Blennies and Beans – Fiji Edition

My sea bean haul at Beqa Island

My haul of sea beans found along the shore at Lalati Resort in Fiji

March 2015 ~ Blennies and sea beans - two of my favorite things – in the same week.  We’re ending our longest dry spell in years with a short land-based stay in Beqa (pronounced ben-ga) Island, Fiji, before we join friends aboard the Nai’a liveaboard dive boat. There is a very shallow, wide sand shelf here in front of Lalati Resort that is dry at low tide, making for hours of entertaining beach-combing and tide pooling.

Sea bean in the sand at Bega Island, Fiji

A sea bean washed up on shore, Beqa Island, Fiji

The wrack along the beach had loads of tropical drift seeds, a.k.a. sea beans. There was quite a variety of shapes and sizes, but I think they may all be from only one or two different plant species. Sea bean is the catch-all term for seeds that wash down from land and float at the caprice of ocean currents until tides or winds push them ashore, often far away from their native growth. I don’t know if my lucky haul was the result of favorable tides or if I am just the first sea beaner to wander along this stretch in a while.

Mudskipper at Bega Island, Fiji Blennywatcher.com

A mudskipper rests on a washed-up coconut before resuming its flight from me!

At dawn, we watched a small heron chasing and catching small fishes along the water’s edge. Now, as I slog along, mudskippers, a.k.a. rockskippers, tail walk across the water in front of me. Having escaped being breakfast for the bird, they weren’t taking any chances with whatever danger I represented.

Thousands of Yellow Fiddler Crabs at Beqa Island, Fiji

They looked like little yellow leaves fluttering in the breeze: Fiddler crabs

When the tide was out, thousands of small yellow fiddler crabs emerged from sunken burrows to feed and, in the case of the males, attract a mate. What appeared from shore as fluttering yellow leaves were males, waving with much enlarged claws to beckon wandering females. The males seemed to stay near their holes, while the females wandered; I learned to spot the female by looking to the center of a group of waving claws.

Yellow Fiddler Crab at Beqa Island, Fiji

Boss crab

Not interested in sea beans, Ned was enticed off the porch by the crabs and we spent hours watching them feed, chase and fight. The male crabs engaged in minutes-long battles, often ending in a short fencing match sending the apparent loser scurrying into his nearby hole.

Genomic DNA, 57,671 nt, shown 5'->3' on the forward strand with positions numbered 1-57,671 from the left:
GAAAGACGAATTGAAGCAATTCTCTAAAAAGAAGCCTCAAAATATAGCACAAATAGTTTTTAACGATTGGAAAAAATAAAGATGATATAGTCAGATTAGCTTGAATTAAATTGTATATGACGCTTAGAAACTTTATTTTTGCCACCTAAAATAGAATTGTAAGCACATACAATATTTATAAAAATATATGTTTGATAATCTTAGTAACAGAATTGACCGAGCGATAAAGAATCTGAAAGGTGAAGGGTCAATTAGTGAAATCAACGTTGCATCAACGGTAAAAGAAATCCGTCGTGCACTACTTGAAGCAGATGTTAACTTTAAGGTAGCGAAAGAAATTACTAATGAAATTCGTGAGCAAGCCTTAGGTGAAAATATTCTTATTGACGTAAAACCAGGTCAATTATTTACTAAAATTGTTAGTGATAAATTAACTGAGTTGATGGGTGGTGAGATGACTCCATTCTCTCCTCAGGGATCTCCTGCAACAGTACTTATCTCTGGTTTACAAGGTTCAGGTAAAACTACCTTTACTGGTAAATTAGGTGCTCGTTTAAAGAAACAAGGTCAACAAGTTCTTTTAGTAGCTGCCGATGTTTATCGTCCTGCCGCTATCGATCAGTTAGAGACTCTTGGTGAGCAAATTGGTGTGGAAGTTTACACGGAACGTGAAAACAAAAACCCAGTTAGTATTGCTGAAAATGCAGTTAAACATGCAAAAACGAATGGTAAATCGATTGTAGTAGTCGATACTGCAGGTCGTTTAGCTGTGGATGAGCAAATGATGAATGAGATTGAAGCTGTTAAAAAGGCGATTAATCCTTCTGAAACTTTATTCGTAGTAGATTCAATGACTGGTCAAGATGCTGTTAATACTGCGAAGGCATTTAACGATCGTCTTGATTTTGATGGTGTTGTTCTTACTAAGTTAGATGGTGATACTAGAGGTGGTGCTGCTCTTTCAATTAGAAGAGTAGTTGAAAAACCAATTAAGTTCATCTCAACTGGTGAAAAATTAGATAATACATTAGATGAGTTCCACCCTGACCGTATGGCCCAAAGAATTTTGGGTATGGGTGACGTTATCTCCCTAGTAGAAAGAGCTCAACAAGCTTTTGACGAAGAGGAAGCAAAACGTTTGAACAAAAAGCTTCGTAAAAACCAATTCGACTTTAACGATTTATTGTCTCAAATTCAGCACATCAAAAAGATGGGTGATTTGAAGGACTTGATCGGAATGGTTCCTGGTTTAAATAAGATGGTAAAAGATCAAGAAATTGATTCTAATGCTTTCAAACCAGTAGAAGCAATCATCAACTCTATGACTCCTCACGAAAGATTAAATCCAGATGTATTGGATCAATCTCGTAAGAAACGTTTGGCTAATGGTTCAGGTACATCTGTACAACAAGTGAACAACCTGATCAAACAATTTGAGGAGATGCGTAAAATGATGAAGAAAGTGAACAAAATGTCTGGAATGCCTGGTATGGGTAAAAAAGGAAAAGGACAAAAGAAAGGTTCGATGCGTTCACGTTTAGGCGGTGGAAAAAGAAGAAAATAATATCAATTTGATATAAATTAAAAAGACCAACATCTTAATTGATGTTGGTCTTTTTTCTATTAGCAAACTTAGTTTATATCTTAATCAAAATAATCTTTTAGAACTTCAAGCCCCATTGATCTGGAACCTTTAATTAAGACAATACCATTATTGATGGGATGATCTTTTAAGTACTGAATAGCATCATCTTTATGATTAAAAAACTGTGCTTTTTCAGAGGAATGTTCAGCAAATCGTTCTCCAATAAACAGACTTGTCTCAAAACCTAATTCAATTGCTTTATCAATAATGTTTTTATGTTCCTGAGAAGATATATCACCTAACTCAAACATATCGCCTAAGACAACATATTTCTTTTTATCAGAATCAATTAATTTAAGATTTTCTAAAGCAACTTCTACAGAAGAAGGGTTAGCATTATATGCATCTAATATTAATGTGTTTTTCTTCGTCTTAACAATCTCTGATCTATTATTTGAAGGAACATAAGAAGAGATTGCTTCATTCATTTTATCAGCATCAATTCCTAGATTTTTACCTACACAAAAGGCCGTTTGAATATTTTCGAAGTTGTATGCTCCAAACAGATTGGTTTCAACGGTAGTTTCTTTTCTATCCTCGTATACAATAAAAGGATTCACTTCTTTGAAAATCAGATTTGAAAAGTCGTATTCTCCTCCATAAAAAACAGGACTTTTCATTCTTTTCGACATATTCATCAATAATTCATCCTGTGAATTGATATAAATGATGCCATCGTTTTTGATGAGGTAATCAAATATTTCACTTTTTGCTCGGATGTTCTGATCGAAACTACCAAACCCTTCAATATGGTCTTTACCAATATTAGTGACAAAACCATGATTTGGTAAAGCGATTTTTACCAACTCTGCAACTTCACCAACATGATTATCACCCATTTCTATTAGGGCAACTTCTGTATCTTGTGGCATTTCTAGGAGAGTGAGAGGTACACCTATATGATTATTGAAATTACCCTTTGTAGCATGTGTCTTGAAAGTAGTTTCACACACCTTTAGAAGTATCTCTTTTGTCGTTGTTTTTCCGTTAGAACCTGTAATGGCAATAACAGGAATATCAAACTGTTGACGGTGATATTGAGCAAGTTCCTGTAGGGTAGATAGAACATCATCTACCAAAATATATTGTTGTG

The hazards of turning rocks - bristle worm

Nailed by a bristle, a.k.a., fire worm – the hazards of turning rocks!

Rock-turning can have its hazards. Divers are taught to avoid contact with fire worms, large segmented worms that earn their common name from their many bristles, that can inflict a burning sting. Ned had a temporarily painful encounter with one that was sheltering under a rock that he flipped.

Smooth Fangblenny, Petroscirtes xestus

A new blenny for my life list: Smooth Fangblenny, Petroscirtes xestus

We chose this resort so we would have the option of diving from shore or off the boats. The shore dive was best at high tide, so we dived the first two days there, then joined Krista and Lars on the Blue Starfish Dive Centre boat for the next two days. We added another blenny to our life lists: the Smooth Fangblenny and that got me so excited that I spent the rest of the week hunting for blennies. Check back soon for our collection of Fiji blennies.

Oh Blenny! (We struck Gold)

Midas blennies (Ecsenius midas) male - by Ned DeLoach

A male Midas Blenny (Ecsenius midas)

Pantar, Indonesia (May 2014)  ~  I just saw a blenny that I don’t recognize and you have to go back to see it.  Ned nodded in assent, barely looking up from his laptop. Our liveaboard dive boat, the Dewi Nusantara, was scheduled to remain in this bay for one more day, so I had the evening to pursuade Ned to return to the dive site the next morning instead of exploring another spot. And we had to go back -  because I found the blenny at the end of my dive, when everyone else had surfaced and boarded the tender. There were actually a half dozen of these blennies and they were so animated and distinctly patterned and big – oh blenny!